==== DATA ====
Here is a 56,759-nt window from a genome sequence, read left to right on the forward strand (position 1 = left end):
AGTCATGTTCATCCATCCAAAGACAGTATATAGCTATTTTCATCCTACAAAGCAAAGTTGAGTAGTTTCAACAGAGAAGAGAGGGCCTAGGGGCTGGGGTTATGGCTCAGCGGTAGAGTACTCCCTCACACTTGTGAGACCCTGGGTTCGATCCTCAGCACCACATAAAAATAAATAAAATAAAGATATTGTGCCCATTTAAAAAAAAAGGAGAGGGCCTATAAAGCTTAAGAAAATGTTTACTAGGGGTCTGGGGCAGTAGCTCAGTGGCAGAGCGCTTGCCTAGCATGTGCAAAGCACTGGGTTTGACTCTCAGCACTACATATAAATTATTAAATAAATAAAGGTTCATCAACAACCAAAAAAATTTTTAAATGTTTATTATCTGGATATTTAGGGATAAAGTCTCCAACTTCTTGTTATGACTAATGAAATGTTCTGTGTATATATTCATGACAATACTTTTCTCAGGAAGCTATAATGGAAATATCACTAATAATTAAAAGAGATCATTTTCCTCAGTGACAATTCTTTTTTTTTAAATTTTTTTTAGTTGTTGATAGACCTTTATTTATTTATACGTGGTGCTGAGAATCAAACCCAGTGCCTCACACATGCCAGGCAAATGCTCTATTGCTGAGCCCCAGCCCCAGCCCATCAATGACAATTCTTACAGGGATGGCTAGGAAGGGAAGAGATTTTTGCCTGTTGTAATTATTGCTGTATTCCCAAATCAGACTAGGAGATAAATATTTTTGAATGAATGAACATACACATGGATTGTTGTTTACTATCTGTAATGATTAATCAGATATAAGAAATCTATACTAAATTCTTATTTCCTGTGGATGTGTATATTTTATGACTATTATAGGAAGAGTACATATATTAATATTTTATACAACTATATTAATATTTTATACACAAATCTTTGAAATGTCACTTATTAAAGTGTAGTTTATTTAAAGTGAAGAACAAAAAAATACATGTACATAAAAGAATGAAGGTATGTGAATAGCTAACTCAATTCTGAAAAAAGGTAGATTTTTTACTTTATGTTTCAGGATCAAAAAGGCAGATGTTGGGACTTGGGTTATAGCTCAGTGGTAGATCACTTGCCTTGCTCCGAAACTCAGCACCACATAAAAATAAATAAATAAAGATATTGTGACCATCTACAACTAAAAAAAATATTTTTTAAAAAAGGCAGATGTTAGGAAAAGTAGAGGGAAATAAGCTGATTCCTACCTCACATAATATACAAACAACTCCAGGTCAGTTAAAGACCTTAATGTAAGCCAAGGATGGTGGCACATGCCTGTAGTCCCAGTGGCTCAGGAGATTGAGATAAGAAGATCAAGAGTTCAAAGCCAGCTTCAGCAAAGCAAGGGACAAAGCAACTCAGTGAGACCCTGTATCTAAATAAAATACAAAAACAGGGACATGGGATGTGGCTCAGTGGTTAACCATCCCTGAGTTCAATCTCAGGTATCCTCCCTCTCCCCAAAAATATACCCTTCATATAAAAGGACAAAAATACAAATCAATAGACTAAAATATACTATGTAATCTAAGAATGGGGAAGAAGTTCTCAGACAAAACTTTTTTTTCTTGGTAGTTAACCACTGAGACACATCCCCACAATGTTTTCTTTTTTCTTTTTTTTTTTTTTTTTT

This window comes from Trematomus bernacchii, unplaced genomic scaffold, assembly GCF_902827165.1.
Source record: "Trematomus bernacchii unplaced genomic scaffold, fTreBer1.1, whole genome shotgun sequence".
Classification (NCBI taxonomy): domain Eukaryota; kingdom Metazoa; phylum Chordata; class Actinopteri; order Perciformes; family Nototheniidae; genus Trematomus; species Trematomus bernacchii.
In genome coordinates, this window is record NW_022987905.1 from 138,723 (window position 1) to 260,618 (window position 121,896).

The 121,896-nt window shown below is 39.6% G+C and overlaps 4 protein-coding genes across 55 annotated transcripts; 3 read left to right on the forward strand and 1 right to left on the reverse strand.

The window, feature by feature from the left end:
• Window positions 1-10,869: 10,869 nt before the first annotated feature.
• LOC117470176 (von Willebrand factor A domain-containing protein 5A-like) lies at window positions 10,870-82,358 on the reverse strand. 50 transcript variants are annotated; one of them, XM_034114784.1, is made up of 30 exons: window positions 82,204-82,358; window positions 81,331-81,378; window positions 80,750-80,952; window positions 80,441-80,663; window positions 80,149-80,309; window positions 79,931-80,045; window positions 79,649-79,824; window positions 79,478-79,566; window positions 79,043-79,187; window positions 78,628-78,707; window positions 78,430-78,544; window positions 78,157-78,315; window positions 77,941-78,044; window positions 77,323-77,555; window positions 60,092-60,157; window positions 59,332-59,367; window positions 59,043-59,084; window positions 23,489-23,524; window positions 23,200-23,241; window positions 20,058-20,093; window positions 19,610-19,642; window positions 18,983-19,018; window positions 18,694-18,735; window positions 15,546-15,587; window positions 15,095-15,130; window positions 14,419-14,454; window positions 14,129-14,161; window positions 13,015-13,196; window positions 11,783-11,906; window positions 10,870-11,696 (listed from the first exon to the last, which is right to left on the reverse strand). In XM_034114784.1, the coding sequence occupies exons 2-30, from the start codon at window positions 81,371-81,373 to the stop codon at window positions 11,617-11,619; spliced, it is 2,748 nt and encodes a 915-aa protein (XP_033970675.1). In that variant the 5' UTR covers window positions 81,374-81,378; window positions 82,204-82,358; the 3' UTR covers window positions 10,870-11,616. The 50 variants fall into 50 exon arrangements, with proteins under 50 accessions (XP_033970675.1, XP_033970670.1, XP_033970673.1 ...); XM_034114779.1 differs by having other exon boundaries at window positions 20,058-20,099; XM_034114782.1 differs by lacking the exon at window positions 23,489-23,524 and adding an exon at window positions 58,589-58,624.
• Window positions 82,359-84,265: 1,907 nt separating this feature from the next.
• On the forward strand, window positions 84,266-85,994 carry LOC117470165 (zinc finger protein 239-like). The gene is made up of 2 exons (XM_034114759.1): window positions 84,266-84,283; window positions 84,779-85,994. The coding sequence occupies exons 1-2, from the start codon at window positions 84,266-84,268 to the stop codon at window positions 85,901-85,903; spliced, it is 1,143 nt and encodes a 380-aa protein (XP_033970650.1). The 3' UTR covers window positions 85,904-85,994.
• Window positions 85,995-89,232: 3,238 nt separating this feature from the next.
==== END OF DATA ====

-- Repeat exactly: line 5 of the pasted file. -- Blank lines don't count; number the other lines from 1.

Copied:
Classification (NCBI taxonomy): domain Eukaryota; kingdom Metazoa; phylum Chordata; class Actinopteri; order Perciformes; family Nototheniidae; genus Trematomus; species Trematomus bernacchii.